The U.S. House of Representatives approved a bill on Wednesday that aims to strengthen government oversight of dangerous side effects from prescription drugs.

On a 405-7 vote, the House backed the measure which emerged earlier in the day from negotiations with a group of Senators. It now goes to the Senate floor where it is expected to pass before heading to President George W. Bush for his signature into law.

The bill gives the Food and Drug Administration the power to require new warnings on prescription drugs that are already on the market and to order the completion of post-approval studies of medicines. Companies that fail to comply with FDA safety directives could face fines of up to $10 million.

The new authority for the FDA is a response to serious problems that emerged in patients who took Merck & Co Inc's withdrawn arthritis drug Vioxx and other medicines.

Critics said the FDA was too slow to respond to signs of problems with Vioxx, which was linked to heart attacks and strokes, as well as risks associated with antidepressants and other drugs.

Lawmakers decided the agency needed clearer authority to compel drugmakers to add new warnings or finish important safety studies.

"This legislation would significantly improve our postmarket safety programs, thereby preventing many of the drug and device injuries and deaths that occur today," said House Energy and Commerce Committee Chairman John Dingell, a Michigan Democrat.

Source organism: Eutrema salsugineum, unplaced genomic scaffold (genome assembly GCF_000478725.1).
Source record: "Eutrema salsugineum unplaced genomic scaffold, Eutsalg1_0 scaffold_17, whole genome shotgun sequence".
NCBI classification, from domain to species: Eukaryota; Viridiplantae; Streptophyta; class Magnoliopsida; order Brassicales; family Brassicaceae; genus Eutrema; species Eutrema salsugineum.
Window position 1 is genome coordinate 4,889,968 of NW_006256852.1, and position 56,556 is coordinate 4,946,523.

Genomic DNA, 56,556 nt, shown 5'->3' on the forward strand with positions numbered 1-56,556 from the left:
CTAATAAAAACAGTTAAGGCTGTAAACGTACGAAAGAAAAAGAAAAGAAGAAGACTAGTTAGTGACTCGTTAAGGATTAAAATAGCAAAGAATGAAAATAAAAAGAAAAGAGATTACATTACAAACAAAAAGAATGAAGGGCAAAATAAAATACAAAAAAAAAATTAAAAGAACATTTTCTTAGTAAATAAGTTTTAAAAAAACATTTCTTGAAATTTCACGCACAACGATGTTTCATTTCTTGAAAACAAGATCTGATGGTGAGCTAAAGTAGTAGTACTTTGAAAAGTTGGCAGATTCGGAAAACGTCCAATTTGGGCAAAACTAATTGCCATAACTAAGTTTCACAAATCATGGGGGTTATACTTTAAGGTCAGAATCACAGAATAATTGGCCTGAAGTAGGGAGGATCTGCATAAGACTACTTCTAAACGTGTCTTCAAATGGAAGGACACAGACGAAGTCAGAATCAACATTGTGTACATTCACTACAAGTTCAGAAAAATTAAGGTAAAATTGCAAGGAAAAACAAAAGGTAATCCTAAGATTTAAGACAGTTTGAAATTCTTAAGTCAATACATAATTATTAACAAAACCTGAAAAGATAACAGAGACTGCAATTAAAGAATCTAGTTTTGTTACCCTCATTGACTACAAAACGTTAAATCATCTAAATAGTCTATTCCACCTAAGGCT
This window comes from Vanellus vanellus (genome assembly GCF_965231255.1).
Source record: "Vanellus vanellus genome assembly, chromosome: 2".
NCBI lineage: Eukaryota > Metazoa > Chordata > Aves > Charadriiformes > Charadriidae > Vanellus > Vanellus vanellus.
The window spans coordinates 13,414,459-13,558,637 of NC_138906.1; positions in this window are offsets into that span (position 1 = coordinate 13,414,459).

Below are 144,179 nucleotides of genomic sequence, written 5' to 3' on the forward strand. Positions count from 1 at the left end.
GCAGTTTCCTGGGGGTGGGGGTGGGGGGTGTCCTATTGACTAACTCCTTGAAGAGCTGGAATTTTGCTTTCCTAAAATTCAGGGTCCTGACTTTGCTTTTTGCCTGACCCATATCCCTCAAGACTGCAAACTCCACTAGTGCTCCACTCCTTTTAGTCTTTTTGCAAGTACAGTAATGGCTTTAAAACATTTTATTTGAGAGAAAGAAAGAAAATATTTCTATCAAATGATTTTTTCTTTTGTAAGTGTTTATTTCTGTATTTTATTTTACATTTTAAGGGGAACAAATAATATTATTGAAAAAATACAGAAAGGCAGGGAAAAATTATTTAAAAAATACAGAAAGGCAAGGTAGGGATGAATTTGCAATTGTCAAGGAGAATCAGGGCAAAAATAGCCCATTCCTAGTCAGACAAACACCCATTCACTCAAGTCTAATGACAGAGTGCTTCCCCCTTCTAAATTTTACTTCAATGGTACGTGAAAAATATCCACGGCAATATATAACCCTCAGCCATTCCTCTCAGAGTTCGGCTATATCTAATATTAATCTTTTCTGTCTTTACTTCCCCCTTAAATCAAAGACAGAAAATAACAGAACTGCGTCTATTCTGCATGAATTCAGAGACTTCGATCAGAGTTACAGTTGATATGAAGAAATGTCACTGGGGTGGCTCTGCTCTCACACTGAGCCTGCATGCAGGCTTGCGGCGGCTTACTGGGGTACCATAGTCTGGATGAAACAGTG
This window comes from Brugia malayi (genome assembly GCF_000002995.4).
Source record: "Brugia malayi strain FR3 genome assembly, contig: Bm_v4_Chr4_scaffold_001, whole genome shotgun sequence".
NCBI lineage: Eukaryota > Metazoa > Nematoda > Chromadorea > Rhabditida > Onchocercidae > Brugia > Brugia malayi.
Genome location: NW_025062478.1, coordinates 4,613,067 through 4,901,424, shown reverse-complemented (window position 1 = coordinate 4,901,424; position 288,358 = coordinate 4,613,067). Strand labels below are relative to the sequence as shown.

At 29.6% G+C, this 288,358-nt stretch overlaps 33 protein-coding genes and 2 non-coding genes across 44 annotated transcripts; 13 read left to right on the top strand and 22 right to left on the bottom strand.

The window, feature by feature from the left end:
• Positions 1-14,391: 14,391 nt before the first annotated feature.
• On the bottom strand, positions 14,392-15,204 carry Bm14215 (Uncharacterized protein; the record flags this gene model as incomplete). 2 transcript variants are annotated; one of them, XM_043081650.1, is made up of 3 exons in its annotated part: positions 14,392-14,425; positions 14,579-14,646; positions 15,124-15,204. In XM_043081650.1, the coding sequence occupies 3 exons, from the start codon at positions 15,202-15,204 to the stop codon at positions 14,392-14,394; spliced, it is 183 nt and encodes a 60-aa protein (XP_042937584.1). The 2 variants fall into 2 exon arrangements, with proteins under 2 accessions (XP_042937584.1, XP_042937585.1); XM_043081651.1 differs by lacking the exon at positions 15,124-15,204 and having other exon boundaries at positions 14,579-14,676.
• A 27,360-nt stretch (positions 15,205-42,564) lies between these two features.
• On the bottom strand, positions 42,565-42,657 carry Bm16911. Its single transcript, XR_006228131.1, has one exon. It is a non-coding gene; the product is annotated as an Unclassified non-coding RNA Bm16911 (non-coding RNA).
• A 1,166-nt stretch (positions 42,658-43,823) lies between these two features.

The measure also extends for five years and increases the fees that drug and medical device makers pay to help fund product reviews. It includes an FDA and industry plan for pharmaceutical companies to pay nearly $393 million in fiscal 2008, that begins October 1, an increase of about $87 million from current levels.

Drugmakers would pay an additional $225 million over five years for FDA safety monitoring once drugs reach the market.

In addition, drugmakers must post basic results for clinical trials of approved products in a public database. Companies also must list all clinical trials, except preliminary studies, in the database.

The bill also preserves a six-month period of additional market exclusivity for drugmakers that test the safety and effectiveness of products in children. An earlier Senate version of the bill had cut that time to three months for blockbuster drugs.

(Reporting by Lisa Richwine)